Given the premise that the effects of chlorhexidine (CHX) mouthwash, selective oropharyngeal decontamination (SOD), and selective digestive tract decontamination (SDD) on patient outcomes in ICUs with moderate to high levels of antibiotic resistance are unknown, Wittekamp and colleagues performed a randomized controlled trial to address the issues (Wittekamp 2018). They found that, among patients receiving mechanical ventilation in European ICUs with moderate to high antibiotic resistance prevalence, use of CHX mouthwash, SOD, or SDD was not associated with reductions in ICU-acquired bloodstream infections caused by multidrug-resistant gram-negative bacteria compared with standard care.

 

The accompanying editorial (Vandenbroucke-Grauls 2018) notes that the study shows no benefits in situations with higher antibiotic resistance patterns that unfortunately still prevail in most ICUs around the world.

 

Note that the focus of the Torres article was on VAP, whereas the Wittekamp study was focused on ICU-acquired bloodstream infections, so there may still be some out there advocating for continued use. However, we suspect the Wittekamp study will likely reduce the use of these strategies.

 

 

References:

 

 

Torres A, Niederman MS, Chastre J, et al.  International ERS/ESICM/ESCMID/ALAT guidelines for the management of hospital-acquired pneumonia and ventilator-associated pneumonia: guidelines for the management of hospital-acquired pneumonia (HAP)/ventilator-associated pneumonia (VAP) of the European Respiratory Society (ERS), European Society of Intensive Care Medicine (ESICM), European Society of Clinical Microbiology and Infectious Diseases (ESCMID) and Asociación Latinoamericana del Tórax (ALAT). European Respiratory Journal 2017 50: 1700582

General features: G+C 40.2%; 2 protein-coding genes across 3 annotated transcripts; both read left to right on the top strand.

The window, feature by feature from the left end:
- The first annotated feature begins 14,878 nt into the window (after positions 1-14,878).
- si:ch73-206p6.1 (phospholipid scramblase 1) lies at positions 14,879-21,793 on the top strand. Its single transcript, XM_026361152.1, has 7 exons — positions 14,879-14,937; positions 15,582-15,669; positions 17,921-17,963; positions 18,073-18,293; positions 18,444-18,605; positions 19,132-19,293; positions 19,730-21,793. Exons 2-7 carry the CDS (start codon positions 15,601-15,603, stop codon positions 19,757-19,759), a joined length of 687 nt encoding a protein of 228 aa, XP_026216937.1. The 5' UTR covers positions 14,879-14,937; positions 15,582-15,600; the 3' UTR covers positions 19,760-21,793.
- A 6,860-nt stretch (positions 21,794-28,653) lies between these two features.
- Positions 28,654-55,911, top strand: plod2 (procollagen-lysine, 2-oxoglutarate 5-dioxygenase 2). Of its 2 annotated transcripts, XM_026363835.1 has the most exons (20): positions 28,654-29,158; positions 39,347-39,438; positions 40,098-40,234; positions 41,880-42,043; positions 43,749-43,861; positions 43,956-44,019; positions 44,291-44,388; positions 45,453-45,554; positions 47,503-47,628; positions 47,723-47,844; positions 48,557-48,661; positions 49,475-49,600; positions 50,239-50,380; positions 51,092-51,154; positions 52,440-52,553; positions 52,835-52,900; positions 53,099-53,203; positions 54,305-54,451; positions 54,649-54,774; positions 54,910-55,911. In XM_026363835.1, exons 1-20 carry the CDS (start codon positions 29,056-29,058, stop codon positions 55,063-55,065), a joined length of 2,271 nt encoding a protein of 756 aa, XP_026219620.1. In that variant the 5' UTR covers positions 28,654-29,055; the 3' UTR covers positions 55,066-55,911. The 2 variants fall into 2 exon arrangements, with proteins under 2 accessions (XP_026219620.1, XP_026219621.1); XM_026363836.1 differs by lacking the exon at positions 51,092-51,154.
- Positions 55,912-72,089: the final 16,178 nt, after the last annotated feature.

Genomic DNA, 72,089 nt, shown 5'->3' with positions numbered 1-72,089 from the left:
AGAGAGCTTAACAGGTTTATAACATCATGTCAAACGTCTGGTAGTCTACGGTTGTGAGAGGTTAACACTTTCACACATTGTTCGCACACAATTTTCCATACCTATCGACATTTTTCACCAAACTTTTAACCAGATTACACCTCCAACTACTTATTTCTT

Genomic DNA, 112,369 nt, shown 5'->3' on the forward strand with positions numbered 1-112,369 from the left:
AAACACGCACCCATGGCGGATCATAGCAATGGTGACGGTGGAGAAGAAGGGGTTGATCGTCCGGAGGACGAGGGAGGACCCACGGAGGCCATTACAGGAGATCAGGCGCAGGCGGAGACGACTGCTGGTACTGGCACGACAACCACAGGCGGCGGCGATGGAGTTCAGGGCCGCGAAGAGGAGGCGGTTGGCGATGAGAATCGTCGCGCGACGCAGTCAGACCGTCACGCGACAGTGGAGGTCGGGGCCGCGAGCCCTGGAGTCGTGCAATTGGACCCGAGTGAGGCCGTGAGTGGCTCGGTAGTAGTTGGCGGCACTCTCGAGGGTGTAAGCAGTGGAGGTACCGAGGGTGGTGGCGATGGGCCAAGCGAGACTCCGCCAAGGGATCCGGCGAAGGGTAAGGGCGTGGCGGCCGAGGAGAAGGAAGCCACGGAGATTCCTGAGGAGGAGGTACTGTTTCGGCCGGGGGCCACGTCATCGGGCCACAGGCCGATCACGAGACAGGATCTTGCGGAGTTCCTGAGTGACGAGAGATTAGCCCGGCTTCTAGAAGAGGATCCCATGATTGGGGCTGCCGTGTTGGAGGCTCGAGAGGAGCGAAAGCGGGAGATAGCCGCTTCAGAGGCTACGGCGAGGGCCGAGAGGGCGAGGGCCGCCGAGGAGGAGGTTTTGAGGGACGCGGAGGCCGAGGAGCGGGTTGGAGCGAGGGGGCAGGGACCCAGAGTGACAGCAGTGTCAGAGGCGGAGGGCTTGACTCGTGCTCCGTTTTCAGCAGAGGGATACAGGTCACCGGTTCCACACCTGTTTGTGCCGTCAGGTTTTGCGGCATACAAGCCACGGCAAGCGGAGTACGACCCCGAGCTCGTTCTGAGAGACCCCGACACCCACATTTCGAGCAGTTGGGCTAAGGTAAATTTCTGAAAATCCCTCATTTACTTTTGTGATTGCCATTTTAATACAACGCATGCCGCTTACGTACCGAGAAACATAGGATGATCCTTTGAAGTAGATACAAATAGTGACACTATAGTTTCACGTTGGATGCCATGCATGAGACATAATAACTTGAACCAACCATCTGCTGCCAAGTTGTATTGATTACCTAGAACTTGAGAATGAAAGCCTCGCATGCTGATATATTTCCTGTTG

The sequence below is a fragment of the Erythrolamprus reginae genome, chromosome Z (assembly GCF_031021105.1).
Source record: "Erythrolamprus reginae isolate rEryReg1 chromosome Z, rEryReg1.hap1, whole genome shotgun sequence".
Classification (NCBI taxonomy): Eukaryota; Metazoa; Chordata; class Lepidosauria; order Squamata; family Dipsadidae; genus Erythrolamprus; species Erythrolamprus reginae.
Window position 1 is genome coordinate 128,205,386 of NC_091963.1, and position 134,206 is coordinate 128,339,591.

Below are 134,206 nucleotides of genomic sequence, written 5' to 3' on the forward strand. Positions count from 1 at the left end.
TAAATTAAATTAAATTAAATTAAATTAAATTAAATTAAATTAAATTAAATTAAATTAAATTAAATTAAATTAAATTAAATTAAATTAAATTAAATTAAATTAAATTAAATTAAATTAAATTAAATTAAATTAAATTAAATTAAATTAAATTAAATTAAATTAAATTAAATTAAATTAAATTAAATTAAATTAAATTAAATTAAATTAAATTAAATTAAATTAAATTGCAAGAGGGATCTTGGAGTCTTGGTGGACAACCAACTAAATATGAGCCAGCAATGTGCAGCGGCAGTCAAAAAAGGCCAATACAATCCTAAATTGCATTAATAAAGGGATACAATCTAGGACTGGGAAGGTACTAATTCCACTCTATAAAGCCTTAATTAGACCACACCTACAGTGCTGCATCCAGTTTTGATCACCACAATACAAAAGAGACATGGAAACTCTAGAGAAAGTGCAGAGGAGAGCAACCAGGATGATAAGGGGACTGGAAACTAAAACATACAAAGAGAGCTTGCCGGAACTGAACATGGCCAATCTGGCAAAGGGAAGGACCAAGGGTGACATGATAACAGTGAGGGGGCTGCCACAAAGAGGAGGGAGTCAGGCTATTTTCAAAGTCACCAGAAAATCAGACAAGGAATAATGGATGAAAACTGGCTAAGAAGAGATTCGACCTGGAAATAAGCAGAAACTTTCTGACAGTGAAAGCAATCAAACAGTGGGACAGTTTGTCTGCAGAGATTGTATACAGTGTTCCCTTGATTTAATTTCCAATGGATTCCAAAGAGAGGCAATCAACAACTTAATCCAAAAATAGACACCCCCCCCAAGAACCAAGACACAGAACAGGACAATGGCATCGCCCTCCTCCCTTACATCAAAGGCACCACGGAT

http://erj.ersjournals.com/content/50/3/1700582.long

 

 

Wittekamp BH, Plantinga NL, Cooper BS, et al. Decontamination Strategies and Bloodstream Infections with Antibiotic-Resistant Microorganisms in Ventilated PatientsA Randomized Clinical Trial. JAMA 2018; 320(20): 2087-2098

https://jamanetwork.com/journals/jama/fullarticle/2709677?guestAccessKey=56869e54-688b-47de-919a-d7229f9b032e&utm_source=silverchair&utm_medium=email&utm_campaign=article_alert-jama&utm_content=etoc&utm_term=112718

 

 

Vandenbroucke-Grauls CMJE, van der Meer JWM. Decontamination of Oral or Digestive Tract for Patients in the Intensive Care Unit. JAMA 2018; 320(20): 2081-2083

https://jamanetwork.com/journals/jama/fullarticle/2709676?guestAccessKey=02cfe637-8067-4557-84dd-541955343d9e&utm_source=silverchair&utm_medium=email&utm_campaign=article_alert-jama&utm_content=etoc&utm_term=112718

 

 

 

 

 

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Still Faxing?

 

 

Our January 16, 2018 Patient Safety Tip of the Week “Just the Fax, Ma’am” discussed in detail the hazards associated with faxing and provided numerous recommendations for steps you should take if your practice, facility, hospital, or organization continues to communicate via fax.

 

But there is clearly a move afoot to abolish use of faxes in hospitals. The National Health Service (UK) has banned buying fax machines and expects a complete phase-out of fax machines by April 2020 (gov.uk 2018). And there are questions about Canada following suit (Picard 2018a),(Picard 2018b).

 

Now the US may finally be considering action.

 

Recent statistics from the ONC (Office of the National Coordinator for Health Information Technology) (Johnson 2018) show that about seven in 10 hospitals sent (66 percent) or received (73 percent) summary of care records using mail or fax in 2017.

 

Moreover, there is a gap between urban and rural hospitals, and big and small hospitals. Small, rural, and CAH’s (critical access hospitals) were three times as likely to send summary of care records using only non-electronic methods, and about twice as likely to receive summary of care records using only non-electronic methods compared to their counterparts. Small, rural, and CAHs were about half as likely to send and receive summary of care records using only electronic methods compared to their counterparts.